DH: There’s a new chief of the Hawkins lab, Dr. Owens who's played by Paul Reiser (Mad About You). He seems like a better guy, but the jury’s still out! He seems a lot more sort of amenable and trying to really fix situations and trying to include us. I mean, Hopper still has some issues with all these guys. The fact is, now we’ve got a bigger evil to fight in this thing that we’re aligned with Hawkins lab in a sense, fighting this Upside Down world. So it’s a different Hawkins lab.
What was it like getting back together with the original cast? Have those relationships deepened?
DH: We are a lot closer. And I think the success of the first season, we really didn’t know what we were making. I always thought it would be good, but we didn’t know how special each other were. Everybody brought so much life and so much richness and complexity to the characters. And so I think there’s a lot more appreciation of each other coming into the second season. In that way, we’re really excited to make season 2 even better. And we’re really excited to work with each other. We know that what we have is gold. And we don’t want to sit back on our heels about it. We want to even bring you something richer. So, we feel that pressure every scene that we know that could be great if we bring something to it. And so that’s a great feeling. It’s a great pressure to have.
You finally get to have scenes with the amazing Millie Bobby Brown, who plays Eleven, this season. What’s it like working with her?
DH: I think Millie is great young actress. I think she’s a lot of talent and a lot of gifts. I worry for all these kids with the success of the show because I know I want them to be able to be kids, too. And the difficult position that I’m put in is I have to treat her like my leading lady. Which is, I have to invest everything in making the scenes as rich as they can be. And in that way, we have to dig into this complicated material together. And I’ve never done that with a 13-year-old before. And I’m just sort of learning as I’m going. Because in a weird way, we are sort of the only ones who can still treat her like a kid because we knew her before she was super famous. And so in a way I can still treat her like a kid. And I value that position.
What’s it like from a performance standpoint working with creators the Duffer Brothers (identitical twins Matt and Ross)?
DH: I’ve never had creative relationships like this that have been so good and so collaborative. I feel like we understood each other very early on even in Season 1. We kick ideas around all the time. And I’ve never had that relationship with show writers before. I’ve never had that relationship with the people in movies and TV before. So this is a very new thing. It’s a real credit to their openness and their trust in their performers. I think they really do trust me and they trust my instincts and my impulses. And they trust my aesthetic and as I very much trust theirs.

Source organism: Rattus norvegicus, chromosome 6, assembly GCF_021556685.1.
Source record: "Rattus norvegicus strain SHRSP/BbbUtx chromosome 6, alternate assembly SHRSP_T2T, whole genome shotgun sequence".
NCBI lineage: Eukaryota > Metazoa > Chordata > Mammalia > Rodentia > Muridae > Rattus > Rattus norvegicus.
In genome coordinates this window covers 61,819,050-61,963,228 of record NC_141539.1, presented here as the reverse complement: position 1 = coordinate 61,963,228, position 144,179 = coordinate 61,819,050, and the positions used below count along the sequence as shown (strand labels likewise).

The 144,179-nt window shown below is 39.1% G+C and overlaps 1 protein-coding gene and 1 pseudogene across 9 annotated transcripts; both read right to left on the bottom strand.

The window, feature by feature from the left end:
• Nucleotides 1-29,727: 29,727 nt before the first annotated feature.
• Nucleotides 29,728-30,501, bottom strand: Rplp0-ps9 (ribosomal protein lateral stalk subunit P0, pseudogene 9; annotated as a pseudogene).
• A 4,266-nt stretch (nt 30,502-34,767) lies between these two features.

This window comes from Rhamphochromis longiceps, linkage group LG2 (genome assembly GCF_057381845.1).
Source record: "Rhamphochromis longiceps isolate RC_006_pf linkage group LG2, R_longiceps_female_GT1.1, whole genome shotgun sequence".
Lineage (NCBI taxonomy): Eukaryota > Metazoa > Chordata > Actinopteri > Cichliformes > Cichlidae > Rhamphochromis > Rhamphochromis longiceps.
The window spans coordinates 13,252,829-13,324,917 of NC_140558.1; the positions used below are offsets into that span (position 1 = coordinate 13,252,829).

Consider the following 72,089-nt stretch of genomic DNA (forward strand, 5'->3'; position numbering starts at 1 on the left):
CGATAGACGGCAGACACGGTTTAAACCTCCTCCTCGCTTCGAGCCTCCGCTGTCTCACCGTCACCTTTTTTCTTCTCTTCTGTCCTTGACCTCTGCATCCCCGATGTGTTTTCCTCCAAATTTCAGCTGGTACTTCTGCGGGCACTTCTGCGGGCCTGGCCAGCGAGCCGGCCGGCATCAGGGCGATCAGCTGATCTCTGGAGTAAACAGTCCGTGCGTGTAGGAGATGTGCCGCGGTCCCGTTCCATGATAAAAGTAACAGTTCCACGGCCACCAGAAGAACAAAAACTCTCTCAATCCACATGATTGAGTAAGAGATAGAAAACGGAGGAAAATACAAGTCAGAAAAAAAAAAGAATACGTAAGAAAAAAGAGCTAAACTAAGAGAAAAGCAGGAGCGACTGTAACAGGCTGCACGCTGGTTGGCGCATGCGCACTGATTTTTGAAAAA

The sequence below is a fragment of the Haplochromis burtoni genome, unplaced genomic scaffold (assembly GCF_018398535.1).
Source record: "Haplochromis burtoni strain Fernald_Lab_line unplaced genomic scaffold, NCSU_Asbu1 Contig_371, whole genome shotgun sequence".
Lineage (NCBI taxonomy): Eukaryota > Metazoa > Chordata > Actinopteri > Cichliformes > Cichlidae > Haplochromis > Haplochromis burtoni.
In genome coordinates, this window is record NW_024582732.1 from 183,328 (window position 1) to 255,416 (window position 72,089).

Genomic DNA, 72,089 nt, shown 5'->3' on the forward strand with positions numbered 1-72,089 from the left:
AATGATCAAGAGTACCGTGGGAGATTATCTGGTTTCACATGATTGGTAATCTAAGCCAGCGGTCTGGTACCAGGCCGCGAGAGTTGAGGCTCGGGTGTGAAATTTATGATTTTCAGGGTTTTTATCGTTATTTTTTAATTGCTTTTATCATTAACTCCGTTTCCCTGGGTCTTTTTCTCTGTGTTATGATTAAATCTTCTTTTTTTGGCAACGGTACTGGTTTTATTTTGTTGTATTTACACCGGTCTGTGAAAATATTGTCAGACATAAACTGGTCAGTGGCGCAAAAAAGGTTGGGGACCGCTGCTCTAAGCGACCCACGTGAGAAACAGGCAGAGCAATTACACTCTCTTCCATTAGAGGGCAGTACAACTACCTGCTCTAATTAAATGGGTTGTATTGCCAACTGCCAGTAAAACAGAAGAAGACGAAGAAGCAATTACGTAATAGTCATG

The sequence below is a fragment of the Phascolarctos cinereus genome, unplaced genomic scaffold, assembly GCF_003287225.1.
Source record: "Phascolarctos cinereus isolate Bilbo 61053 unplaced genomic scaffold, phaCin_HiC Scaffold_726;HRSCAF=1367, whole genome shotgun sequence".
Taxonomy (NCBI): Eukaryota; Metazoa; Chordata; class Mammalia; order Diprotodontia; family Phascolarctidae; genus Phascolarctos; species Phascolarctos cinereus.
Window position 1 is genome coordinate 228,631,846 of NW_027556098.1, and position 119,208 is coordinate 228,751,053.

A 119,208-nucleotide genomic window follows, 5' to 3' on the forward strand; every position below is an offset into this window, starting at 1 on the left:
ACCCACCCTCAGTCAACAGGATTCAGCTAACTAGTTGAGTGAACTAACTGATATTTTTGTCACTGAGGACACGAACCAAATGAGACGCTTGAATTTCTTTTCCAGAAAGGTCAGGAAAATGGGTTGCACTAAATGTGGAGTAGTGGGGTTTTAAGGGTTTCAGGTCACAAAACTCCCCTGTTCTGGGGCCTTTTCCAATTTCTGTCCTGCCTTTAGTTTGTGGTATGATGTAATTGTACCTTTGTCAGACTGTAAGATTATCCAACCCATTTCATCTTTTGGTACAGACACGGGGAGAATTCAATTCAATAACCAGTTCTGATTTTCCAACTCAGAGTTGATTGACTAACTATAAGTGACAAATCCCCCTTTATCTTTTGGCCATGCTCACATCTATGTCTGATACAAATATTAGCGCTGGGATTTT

When people watch all of season 2, what do you want them to feel or take away from this new season?
DH: I just want them to have a rip-roaring good time and be on the edge of their seat, which I feel like they were in the first season. And I feel like they really will be this season. One of the things I really loved about season 1 and that I hope that we continue to capture in season 2 is I love when people cry when Hopper saves the kid at the end. And you see those flashbacks with his daughter. And you see that journey from him being this drug addict guy from the beginning who learns to breathe by the end of it. And I watch people and I myself tear about it when you see him just, "Please, let this kid live. Please let this kid live." Then he does live. And you’re thankful. So I want people to have that same emotional experience in a very different arc. I want their hearts to be sort of broken open and feel more empathy for others around them as a result of going on this journey.
Stranger Things 2 will start streaming on Netflix on October 27